Sunday, January 31, 2016

Following Christ is Not Belonging to a Religion called Christianity

Those who know me are acutely aware that religion, including the Christian variety, is not my thing.
My Brisbane neighbours who eventually discovered I was a church pastor would often claim they were not religious in the hope they could avoid any discussion about God or of a spiritual nature.
They were then surprised when I admitted that I was not religious either (but enjoyed a great relationship with God).

It may also surprise many people to know that Jesus did not come to earth to establish a religion.
In fact, he didn't even mention the words religion, Christian or Christianity.

When you look at the original meaning of the word religion, it is easy to see why Jesus avoided it.
Religion comes from the Latin and means to tie, to bind, to obligate or to fasten.
The word conveys a sense of duty, living according to a set of rules and restrictions.
The highly restricted, performance-based life of a monk illustrates religious life in the extreme, but most people committed to a religion of any variety are dominated by the need to perform and to please in order to 'make it' or 'be accepted.'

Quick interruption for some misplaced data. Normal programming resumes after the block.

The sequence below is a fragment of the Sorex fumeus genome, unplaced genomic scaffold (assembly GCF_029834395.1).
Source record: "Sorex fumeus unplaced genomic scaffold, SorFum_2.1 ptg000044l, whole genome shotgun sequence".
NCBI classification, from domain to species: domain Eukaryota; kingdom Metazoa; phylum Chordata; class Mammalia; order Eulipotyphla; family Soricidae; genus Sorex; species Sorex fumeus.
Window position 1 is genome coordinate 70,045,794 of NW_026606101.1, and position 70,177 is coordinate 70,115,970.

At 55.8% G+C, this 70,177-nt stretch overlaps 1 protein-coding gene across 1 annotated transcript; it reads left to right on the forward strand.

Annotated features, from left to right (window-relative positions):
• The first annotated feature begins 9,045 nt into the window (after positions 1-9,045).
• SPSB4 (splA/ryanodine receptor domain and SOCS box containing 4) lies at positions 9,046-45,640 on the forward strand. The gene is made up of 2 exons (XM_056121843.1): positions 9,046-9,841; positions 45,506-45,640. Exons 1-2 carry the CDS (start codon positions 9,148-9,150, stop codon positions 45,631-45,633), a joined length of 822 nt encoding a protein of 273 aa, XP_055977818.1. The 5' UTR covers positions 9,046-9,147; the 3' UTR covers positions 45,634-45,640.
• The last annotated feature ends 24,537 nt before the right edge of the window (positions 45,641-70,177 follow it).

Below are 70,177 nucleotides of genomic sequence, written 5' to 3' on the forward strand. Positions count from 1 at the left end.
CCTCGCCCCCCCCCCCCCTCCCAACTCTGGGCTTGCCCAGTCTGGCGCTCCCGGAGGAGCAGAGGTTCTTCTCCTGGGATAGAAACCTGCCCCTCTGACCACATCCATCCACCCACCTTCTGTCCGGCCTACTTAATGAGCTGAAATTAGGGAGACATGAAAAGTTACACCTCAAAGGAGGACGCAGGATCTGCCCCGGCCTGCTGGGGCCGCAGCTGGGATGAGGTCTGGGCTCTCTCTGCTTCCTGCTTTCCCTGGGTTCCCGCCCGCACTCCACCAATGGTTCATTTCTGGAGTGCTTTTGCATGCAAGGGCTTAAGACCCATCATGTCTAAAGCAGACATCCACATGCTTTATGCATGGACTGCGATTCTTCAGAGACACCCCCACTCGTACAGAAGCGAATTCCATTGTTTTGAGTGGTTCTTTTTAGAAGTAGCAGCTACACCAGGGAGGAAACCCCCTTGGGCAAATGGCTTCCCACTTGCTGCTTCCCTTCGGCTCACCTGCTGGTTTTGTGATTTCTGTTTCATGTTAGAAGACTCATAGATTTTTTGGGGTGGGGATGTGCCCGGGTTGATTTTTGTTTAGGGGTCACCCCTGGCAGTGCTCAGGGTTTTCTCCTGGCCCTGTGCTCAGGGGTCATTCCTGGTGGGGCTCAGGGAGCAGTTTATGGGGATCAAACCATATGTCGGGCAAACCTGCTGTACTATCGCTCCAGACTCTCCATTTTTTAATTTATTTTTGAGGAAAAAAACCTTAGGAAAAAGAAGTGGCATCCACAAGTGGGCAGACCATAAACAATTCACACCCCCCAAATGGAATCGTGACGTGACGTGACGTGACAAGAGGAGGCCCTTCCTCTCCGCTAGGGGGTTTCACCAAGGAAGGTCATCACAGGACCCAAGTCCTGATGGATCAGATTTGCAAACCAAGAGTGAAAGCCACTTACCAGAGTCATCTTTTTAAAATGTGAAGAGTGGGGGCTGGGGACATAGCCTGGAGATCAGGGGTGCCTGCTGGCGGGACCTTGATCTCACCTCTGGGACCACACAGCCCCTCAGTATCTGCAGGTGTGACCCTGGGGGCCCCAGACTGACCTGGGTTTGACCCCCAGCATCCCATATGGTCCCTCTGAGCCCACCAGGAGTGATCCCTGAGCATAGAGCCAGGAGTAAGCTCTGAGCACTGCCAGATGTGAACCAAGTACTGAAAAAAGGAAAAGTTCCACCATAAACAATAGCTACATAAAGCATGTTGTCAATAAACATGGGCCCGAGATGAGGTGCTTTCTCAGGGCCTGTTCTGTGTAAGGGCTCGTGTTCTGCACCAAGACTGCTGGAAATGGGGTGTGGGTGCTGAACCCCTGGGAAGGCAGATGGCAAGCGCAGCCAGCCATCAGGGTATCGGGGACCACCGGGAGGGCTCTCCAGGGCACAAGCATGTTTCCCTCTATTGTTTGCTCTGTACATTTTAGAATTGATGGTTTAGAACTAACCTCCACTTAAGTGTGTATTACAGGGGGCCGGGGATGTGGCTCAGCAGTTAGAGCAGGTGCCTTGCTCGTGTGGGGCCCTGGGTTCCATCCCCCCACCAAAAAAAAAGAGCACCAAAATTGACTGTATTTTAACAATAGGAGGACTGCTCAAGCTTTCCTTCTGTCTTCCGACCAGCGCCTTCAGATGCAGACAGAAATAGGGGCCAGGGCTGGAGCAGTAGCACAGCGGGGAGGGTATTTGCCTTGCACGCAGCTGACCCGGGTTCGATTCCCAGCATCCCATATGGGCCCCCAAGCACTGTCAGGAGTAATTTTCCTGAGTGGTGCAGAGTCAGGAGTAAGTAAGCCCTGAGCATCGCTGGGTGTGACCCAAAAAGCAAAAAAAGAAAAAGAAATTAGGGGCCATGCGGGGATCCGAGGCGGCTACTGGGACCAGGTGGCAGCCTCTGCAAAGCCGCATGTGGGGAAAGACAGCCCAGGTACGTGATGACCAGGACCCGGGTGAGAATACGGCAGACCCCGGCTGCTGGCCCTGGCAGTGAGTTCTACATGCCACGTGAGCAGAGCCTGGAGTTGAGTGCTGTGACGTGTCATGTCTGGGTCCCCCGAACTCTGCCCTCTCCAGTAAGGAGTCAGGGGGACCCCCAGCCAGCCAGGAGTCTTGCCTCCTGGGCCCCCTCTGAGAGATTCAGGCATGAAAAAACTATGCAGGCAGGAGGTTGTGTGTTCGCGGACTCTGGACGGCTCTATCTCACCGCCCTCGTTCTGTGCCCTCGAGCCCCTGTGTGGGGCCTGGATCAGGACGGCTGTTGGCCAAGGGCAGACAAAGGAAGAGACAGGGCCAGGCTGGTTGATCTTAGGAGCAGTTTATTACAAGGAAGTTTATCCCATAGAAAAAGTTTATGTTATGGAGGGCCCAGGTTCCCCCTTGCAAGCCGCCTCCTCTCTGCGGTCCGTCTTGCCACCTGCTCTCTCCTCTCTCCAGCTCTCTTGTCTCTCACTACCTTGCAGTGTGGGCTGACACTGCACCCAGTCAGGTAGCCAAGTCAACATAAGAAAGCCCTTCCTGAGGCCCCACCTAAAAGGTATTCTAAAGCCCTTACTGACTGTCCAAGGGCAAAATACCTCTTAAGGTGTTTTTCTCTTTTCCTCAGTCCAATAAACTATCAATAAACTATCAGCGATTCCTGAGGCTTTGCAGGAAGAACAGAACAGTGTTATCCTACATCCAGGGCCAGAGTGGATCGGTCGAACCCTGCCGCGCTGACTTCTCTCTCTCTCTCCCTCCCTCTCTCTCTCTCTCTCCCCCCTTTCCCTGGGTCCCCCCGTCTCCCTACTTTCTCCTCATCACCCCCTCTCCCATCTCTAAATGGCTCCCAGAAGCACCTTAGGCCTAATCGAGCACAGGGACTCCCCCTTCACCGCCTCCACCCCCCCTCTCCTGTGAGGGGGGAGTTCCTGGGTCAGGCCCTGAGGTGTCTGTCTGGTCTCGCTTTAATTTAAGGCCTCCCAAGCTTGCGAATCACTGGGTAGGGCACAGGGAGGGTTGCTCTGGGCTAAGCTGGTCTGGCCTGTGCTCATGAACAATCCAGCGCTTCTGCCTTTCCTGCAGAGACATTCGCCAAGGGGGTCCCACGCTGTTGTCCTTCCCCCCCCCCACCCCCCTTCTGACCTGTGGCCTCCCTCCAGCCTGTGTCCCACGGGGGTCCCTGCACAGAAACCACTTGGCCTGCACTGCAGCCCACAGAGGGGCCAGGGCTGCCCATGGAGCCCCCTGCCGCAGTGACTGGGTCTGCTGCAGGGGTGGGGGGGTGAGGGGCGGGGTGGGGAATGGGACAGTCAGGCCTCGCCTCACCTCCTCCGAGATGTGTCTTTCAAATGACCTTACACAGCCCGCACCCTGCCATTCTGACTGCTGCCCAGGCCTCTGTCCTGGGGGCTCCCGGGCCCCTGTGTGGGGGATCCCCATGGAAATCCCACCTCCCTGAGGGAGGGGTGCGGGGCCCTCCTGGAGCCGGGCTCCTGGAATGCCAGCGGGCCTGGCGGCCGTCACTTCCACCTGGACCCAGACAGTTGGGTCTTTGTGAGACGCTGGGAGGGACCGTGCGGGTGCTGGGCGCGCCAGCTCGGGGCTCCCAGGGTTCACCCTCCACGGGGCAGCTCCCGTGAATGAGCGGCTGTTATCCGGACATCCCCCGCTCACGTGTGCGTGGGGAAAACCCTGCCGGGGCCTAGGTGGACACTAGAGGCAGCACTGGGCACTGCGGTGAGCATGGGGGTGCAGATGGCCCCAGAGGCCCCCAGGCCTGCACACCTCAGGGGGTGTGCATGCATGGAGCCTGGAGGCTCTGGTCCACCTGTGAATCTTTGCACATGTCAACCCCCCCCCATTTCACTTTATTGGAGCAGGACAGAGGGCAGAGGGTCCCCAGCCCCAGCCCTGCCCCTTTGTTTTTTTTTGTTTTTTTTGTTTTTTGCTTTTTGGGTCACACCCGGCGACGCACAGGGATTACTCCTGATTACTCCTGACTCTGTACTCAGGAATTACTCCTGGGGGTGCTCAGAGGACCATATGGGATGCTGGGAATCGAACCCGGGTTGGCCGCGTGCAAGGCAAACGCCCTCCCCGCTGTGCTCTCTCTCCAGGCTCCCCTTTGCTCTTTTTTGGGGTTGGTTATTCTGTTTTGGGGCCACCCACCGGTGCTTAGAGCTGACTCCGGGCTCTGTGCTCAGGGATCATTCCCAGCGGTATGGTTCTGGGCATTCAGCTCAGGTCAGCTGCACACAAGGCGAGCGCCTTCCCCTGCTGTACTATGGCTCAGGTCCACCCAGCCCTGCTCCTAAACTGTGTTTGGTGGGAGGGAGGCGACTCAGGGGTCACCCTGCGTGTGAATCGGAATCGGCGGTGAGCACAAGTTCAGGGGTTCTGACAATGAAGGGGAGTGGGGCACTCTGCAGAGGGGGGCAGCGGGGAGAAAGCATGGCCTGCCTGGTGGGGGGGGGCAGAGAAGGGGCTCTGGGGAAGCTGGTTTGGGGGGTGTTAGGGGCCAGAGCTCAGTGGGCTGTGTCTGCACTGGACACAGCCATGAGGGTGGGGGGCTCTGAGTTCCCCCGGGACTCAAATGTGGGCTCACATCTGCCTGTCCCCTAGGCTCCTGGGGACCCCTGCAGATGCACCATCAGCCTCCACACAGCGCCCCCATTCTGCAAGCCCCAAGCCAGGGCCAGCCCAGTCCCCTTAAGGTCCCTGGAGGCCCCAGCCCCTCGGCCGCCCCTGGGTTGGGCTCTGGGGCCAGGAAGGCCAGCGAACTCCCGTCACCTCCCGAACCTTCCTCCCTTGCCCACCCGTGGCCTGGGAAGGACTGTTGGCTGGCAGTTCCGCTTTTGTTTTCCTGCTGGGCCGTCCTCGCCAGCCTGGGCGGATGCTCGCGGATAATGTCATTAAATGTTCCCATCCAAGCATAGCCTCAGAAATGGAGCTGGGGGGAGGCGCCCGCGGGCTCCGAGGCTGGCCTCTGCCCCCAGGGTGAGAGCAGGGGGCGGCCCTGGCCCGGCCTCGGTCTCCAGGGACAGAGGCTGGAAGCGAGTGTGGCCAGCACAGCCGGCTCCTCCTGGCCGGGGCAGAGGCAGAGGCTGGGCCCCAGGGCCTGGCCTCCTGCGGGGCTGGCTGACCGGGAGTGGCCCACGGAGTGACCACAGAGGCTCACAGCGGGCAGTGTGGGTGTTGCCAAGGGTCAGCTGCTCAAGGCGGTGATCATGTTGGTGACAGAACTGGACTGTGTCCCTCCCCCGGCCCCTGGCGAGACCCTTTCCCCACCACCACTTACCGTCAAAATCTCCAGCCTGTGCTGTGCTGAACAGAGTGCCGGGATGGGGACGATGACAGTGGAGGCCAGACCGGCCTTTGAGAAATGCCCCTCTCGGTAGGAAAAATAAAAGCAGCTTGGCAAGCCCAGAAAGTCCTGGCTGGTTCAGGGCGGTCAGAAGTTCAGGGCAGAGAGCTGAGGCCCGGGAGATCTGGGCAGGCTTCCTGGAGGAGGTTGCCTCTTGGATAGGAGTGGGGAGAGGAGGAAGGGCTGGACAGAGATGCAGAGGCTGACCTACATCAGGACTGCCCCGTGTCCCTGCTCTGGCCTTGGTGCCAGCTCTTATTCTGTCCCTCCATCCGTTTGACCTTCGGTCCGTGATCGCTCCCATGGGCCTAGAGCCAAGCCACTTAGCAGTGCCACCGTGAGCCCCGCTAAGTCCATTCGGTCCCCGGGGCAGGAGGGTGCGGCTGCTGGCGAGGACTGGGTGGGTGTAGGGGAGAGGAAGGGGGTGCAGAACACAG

Jesus came for something entirely different, indeed the opposite. 
He came to set us free from religion, to reconcile us to God without the need to perform - nothing to do with religion or religious performance at all.

Religion is mankind striving after God.
Jesus did the opposite - He brought God to mankind, and ultimately will bring all mankind to God.

"And I, when I am lifted up from the earth, will draw all people to myself."
[ John 12 : 32  NIV ]

Religion is the outward performance of ceremony, conduct and service motivated by a sense of duty.
Jesus gives life that produces inner joy and peace and service motivated by a relationship of love.

Following Christ is the outworking of that life that brings us to God and Godliness.

Blessings, Barry


  1. I on the same page for sure Barry. I do find one has to somehow accommodate for references to the the term "religion" in scripture (particularly James). I have to wonder if the overall context of James is a religious perspective that he is trying to counter. His use of the term "religion" may in some respects not mean he fully embraces the term. The term religion in James may be interchangeable in a sense with the word "faith".
    Can't dwell on this too long. Need to get back to work.



  2. Thanks Rog for the James note.
    My guess is that James is using 'religion' correctly as a binding regime, and saying (to Israeli Christians) not to be bound by their old religion, with all its requirements that can so easily be broken, but make your religion (bind yourself to) staying true to God (rather than the world) and helping the needy - being a Christ-follower.
    Blessings, Barry


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